– Select what kind of blocks they wants to see;
– Work out a personal schedule for the weekend;
– Order tickets for that schedule.


So we combined those two interaction models into one! To compare it with the two conceptual models mentioned earlier: people can add film blocks to their shopping cart and create their own timetable. Both are recognisable in the way they behave. The timetable is still a direct visual implementation of the conceptual model, but it acts in a more personal way. And the shopping cart pattern is still there, but is directly connected to the timetable. In a visual schematic you can summarise the user flow like this:

Three cards show three actions: discover & select, create & edit, get selection.

Pretty cool, right?

the visual design for the personal time table.

Your own personal time table. Nice.

Wrapping up

A big thanks to Go Short for giving us the opportunity to reinvent the presentation of their online festival line-up. We had a lot of fun thinking up, designing and developing it.


Go Short

Designed while at

Studio Airport


Koen Poelhekke





Visual design

Interaction design

Information structure

Expansion of digital identity

Smaller bits

Eurofiber – 2021

A collection of components designed for the new Eurofiber.

Eurofiber has been a provider of industry-leading digital infrastructure since 2000. Together with the crew at iO, I redesigned their site.

An animation showing the mobile menu opening up to reveal a multitude of links to solution and product pages. At the end of the animation, the menu is closed with a button on the bottom of the phone screen to form a loop.

Eurofiber has many products, which I wanted to present elegantly. No hamburger buttons. Through the new mobile menu, users are able to quickly orient around their many offerings.

An animation showing an overly large cursor moving inside the the frame to click on a card.

I see you looking at that cursor, thinking, "it can't be that big, right?". And you're correct about that. It's fake. But the funnel supporting different sized organisations isn't.

Kapitaal — 2020

Thumbnail showing Kapitaal's homepage.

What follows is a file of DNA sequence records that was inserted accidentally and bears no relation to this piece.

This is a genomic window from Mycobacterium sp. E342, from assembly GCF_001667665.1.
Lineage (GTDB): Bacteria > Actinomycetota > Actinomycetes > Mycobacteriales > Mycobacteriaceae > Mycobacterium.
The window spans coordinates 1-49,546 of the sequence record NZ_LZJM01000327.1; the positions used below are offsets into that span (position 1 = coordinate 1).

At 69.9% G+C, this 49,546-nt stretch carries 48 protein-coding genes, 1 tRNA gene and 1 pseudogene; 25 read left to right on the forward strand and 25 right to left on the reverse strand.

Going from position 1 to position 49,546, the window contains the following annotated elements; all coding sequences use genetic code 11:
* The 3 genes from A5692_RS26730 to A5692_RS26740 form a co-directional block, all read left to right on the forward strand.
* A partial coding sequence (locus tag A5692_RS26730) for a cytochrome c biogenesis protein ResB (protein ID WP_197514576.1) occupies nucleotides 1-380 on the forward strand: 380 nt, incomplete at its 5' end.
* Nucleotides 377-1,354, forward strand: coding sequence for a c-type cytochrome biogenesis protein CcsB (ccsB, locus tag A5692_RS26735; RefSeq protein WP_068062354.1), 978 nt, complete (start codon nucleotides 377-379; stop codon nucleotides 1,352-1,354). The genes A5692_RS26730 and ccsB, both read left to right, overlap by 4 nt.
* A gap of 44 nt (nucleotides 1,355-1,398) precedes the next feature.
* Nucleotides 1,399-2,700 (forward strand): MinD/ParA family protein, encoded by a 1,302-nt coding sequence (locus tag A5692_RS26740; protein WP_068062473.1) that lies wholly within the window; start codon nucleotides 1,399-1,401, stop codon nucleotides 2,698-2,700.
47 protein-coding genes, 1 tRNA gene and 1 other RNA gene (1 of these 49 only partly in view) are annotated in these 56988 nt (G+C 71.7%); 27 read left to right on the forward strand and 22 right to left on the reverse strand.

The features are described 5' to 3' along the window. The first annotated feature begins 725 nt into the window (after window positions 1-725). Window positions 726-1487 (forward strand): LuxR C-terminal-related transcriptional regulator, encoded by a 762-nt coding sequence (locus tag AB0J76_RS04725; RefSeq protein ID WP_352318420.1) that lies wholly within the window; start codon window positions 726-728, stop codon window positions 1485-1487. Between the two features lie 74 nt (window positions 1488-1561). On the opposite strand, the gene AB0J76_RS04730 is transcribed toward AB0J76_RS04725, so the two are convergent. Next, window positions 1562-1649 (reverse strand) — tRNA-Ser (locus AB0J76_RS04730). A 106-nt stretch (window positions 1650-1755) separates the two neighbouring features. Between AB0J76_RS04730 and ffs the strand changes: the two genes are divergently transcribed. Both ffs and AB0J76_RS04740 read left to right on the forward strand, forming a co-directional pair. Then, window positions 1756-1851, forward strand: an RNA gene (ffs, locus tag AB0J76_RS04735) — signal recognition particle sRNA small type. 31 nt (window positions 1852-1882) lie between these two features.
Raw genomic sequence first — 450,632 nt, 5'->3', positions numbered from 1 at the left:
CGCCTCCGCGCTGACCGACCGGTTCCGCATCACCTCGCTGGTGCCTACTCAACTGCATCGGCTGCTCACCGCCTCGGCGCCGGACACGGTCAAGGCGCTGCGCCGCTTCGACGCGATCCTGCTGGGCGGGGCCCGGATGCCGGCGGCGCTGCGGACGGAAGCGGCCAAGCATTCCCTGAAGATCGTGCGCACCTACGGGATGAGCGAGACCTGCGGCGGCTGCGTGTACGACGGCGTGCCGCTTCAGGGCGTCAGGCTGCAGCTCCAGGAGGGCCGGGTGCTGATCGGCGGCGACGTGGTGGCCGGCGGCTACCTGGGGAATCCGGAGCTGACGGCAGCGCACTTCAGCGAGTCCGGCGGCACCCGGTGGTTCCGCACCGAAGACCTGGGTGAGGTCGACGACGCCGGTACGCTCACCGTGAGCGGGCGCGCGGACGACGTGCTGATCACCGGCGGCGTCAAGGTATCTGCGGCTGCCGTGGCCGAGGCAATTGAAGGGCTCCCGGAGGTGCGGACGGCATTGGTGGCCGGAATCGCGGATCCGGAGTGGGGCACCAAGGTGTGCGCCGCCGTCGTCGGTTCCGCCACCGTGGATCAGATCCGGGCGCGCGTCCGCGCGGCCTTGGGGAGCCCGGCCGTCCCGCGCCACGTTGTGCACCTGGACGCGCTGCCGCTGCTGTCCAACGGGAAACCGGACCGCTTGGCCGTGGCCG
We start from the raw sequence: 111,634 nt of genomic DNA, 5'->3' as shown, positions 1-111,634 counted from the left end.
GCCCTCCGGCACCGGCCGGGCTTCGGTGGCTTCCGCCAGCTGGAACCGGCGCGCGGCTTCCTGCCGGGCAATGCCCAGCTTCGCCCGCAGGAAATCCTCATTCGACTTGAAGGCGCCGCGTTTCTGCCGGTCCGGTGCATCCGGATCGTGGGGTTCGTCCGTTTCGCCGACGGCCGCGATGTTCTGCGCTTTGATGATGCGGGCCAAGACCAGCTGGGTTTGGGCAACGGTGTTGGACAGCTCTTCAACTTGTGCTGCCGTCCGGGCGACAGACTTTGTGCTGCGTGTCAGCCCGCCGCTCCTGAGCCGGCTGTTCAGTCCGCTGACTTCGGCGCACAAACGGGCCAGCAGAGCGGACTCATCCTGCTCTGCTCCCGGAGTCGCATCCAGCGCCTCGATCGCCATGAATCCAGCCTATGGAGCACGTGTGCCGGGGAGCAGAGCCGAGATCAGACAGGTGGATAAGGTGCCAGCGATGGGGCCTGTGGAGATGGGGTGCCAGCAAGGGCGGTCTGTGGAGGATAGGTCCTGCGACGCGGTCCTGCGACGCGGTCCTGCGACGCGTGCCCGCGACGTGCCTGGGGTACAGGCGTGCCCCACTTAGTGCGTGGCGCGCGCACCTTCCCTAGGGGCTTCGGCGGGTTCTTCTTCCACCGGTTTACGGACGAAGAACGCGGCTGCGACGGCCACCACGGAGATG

They said Helvetica, black and white. We gave them Helvetica, black and white.

Thumbnail showing the navigation for Kapitaal's website.

Through information architecture, we kept the navigation structure simple as pie. Or hamburger, in this case. Sorry, designer jokes.

Video showing a button changing labels while it moves down. First label: book table. Second label: Really. You should book. Third label: Are you gonna book a table or what? Fourth label: JEEz Louis. HOW MUCH CONVINCING DO YOU NEED?

Scrolling through pages that contain buttons makes labels act funny. Because, why not be a bit forceful about booking a screen printing table?

It is always fun to pretend to work with Ramon & Carlien.
Project with Carlien Peijsel & Ramon Goedvree. Development by Rik Frieling.

No Seat at the table — 2020

Thumbnail showing a title card explaining No Seat at the Table.

No Seat at the Table is an online platform to exchange stories of gentrification, the housing crisis and the need for spatial justice.

The original bird illustration is created by Rajab Eryigit.

Thumbnail showing the opening animation for the website.

For this site, we created some fancy shmancy intro animations and different ways to discover stories of gentrification.

Thumbnail showing a mobile map-view.

Do you see that? No hamburger menu! On a mobile screen? No way. Just. Wow!

Thumbnail showing Minem pointing at a monitor that displays the website.

I like to take the time with clients to nail down certain steps in the design process. Minem and I are going through a review here.

Project with Minem Sezgin. Development by Rik Frieling.

Eneco — 2018

Thumbnail showing multiple designs for the Eneco app.

The Eneco app enables consumers to influence their energy bill by offering data on their power usage.

A general menu in the Eneco app

During my time we utilised click data, interviews and surveys to simplify the interface and user flows. We improved the menu through a card sort.

Thumbnail showing a close up of a stepper and a feedback message.

By following the Jobs to be Done model, we focused most of the redesigned interactions around the goals users have.